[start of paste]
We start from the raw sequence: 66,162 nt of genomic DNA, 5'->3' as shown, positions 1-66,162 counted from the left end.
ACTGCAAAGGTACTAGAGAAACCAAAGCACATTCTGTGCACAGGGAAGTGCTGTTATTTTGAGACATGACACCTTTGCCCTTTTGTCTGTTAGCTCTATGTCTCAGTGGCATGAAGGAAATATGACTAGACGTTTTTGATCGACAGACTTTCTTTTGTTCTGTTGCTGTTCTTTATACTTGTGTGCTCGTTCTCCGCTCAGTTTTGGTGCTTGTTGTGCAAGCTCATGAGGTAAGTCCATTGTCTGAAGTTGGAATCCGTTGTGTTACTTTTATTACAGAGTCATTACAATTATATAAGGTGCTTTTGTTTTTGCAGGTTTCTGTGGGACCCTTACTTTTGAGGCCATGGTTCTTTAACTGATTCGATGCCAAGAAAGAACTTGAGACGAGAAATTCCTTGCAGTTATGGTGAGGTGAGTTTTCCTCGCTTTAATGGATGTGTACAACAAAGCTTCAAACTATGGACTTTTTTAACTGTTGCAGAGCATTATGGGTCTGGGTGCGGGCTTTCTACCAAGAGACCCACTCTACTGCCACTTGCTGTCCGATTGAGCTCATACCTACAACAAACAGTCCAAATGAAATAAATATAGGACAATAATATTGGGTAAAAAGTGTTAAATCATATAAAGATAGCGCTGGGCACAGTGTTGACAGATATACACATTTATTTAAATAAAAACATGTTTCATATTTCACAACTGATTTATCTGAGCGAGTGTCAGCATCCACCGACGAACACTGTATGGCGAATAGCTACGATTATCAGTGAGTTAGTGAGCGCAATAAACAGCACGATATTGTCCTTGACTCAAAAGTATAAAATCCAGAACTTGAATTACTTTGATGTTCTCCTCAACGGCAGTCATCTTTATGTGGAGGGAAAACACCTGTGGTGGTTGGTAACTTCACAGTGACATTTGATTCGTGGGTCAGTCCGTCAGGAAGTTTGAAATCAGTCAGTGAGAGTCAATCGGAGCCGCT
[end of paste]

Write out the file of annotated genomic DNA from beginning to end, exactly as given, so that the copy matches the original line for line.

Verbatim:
We start from the raw sequence: 66,162 nt of genomic DNA, 5'->3' as shown, positions 1-66,162 counted from the left end.
ACTGCAAAGGTACTAGAGAAACCAAAGCACATTCTGTGCACAGGGAAGTGCTGTTATTTTGAGACATGACACCTTTGCCCTTTTGTCTGTTAGCTCTATGTCTCAGTGGCATGAAGGAAATATGACTAGACGTTTTTGATCGACAGACTTTCTTTTGTTCTGTTGCTGTTCTTTATACTTGTGTGCTCGTTCTCCGCTCAGTTTTGGTGCTTGTTGTGCAAGCTCATGAGGTAAGTCCATTGTCTGAAGTTGGAATCCGTTGTGTTACTTTTATTACAGAGTCATTACAATTATATAAGGTGCTTTTGTTTTTGCAGGTTTCTGTGGGACCCTTACTTTTGAGGCCATGGTTCTTTAACTGATTCGATGCCAAGAAAGAACTTGAGACGAGAAATTCCTTGCAGTTATGGTGAGGTGAGTTTTCCTCGCTTTAATGGATGTGTACAACAAAGCTTCAAACTATGGACTTTTTTAACTGTTGCAGAGCATTATGGGTCTGGGTGCGGGCTTTCTACCAAGAGACCCACTCTACTGCCACTTGCTGTCCGATTGAGCTCATACCTACAACAAACAGTCCAAATGAAATAAATATAGGACAATAATATTGGGTAAAAAGTGTTAAATCATATAAAGATAGCGCTGGGCACAGTGTTGACAGATATACACATTTATTTAAATAAAAACATGTTTCATATTTCACAACTGATTTATCTGAGCGAGTGTCAGCATCCACCGACGAACACTGTATGGCGAATAGCTACGATTATCAGTGAGTTAGTGAGCGCAATAAACAGCACGATATTGTCCTTGACTCAAAAGTATAAAATCCAGAACTTGAATTACTTTGATGTTCTCCTCAACGGCAGTCATCTTTATGTGGAGGGAAAACACCTGTGGTGGTTGGTAACTTCACAGTGACATTTGATTCGTGGGTCAGTCCGTCAGGAAGTTTGAAATCAGTCAGTGAGAGTCAATCGGAGCCGCT